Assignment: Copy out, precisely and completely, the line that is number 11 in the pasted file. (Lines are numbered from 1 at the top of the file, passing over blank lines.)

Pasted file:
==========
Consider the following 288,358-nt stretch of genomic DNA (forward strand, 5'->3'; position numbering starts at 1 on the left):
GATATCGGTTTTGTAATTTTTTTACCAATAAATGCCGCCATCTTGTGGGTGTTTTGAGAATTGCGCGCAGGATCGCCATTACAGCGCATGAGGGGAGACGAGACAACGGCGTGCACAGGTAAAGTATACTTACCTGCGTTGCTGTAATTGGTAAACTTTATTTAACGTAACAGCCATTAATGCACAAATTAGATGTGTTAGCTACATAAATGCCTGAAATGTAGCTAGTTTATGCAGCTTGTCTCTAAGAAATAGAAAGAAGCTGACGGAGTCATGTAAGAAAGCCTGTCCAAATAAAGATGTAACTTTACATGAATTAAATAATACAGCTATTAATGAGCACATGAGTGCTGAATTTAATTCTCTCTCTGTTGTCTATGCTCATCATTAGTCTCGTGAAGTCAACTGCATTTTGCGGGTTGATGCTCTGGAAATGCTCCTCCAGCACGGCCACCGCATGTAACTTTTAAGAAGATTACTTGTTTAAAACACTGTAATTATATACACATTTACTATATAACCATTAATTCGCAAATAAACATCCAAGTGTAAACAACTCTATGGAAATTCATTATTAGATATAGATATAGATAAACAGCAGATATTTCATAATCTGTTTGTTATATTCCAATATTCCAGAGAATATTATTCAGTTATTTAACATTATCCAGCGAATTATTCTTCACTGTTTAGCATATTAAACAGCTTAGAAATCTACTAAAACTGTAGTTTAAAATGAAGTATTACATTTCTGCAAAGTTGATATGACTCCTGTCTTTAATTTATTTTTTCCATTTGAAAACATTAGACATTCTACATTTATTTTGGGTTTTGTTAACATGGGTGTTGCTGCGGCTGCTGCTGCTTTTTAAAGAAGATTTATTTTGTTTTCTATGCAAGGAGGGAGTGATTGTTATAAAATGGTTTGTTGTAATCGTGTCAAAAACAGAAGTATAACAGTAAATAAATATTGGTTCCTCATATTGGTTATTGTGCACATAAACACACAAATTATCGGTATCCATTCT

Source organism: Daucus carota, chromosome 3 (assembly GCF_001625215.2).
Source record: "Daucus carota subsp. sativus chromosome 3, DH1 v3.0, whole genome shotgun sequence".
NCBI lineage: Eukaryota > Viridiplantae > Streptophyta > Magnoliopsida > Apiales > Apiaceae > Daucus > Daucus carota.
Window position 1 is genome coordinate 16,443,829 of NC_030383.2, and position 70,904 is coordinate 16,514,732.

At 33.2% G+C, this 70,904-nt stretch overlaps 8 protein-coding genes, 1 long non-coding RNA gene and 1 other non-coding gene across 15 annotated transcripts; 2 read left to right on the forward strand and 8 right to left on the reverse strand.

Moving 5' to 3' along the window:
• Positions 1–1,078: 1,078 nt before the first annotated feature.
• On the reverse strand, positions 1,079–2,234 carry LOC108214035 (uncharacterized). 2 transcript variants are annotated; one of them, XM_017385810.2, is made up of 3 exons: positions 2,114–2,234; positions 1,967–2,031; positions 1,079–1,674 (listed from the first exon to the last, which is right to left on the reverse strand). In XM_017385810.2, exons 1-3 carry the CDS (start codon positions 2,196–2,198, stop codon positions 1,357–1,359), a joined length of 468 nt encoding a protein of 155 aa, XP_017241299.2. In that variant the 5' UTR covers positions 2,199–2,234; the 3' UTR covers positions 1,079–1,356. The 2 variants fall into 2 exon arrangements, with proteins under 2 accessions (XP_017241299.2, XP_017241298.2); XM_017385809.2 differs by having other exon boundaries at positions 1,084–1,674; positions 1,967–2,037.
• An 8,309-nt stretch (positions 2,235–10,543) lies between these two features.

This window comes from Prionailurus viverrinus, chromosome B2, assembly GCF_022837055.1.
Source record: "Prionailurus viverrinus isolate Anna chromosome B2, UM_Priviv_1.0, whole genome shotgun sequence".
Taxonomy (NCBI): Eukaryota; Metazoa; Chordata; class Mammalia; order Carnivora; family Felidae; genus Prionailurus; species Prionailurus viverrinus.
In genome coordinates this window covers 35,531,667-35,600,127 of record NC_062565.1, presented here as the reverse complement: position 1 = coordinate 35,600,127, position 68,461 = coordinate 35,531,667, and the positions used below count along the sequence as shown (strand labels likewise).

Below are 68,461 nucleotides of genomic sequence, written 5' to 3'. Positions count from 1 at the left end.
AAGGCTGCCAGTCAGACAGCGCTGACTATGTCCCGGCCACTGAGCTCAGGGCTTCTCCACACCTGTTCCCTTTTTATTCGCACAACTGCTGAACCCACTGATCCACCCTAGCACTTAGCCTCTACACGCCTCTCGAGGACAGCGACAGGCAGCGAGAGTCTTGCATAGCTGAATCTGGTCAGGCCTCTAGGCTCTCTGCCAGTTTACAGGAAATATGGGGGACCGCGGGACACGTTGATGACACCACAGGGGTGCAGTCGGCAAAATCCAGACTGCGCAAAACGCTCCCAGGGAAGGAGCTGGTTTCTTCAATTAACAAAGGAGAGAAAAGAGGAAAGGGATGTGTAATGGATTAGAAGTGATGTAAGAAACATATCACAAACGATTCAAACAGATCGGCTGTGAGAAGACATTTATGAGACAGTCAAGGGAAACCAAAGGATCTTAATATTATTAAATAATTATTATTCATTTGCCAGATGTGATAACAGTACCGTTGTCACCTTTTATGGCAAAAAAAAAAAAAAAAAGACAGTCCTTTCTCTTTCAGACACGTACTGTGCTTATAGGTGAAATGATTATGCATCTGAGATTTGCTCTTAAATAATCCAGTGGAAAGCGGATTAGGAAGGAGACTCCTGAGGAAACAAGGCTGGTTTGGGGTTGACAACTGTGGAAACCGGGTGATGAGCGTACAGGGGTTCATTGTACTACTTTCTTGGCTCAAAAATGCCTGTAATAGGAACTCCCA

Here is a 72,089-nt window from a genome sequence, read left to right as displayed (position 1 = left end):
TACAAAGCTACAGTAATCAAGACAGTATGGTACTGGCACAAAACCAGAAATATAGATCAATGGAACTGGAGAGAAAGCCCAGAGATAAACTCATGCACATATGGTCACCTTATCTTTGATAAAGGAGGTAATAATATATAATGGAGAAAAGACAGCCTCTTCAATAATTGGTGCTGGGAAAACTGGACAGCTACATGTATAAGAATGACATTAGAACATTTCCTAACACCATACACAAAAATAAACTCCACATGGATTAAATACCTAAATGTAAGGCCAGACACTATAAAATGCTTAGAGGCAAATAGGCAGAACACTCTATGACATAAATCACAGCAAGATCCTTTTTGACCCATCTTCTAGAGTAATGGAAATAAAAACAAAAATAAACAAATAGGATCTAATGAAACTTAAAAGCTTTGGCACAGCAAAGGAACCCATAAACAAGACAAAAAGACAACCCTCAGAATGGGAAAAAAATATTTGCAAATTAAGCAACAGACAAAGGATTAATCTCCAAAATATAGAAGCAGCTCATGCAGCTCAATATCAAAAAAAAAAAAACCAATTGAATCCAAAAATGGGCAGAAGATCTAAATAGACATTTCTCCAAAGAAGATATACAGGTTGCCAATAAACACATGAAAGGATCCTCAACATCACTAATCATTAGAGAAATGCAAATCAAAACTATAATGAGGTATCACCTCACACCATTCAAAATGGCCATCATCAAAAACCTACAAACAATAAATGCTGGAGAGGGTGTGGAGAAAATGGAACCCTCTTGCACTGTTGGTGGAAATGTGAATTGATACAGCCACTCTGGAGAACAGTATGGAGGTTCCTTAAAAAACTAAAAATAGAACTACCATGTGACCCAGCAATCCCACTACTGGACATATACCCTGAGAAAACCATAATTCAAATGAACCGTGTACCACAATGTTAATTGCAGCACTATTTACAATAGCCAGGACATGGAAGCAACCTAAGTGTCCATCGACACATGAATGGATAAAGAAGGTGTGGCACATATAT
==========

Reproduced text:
• An 8,309-nt stretch (positions 2,235–10,543) lies between these two features.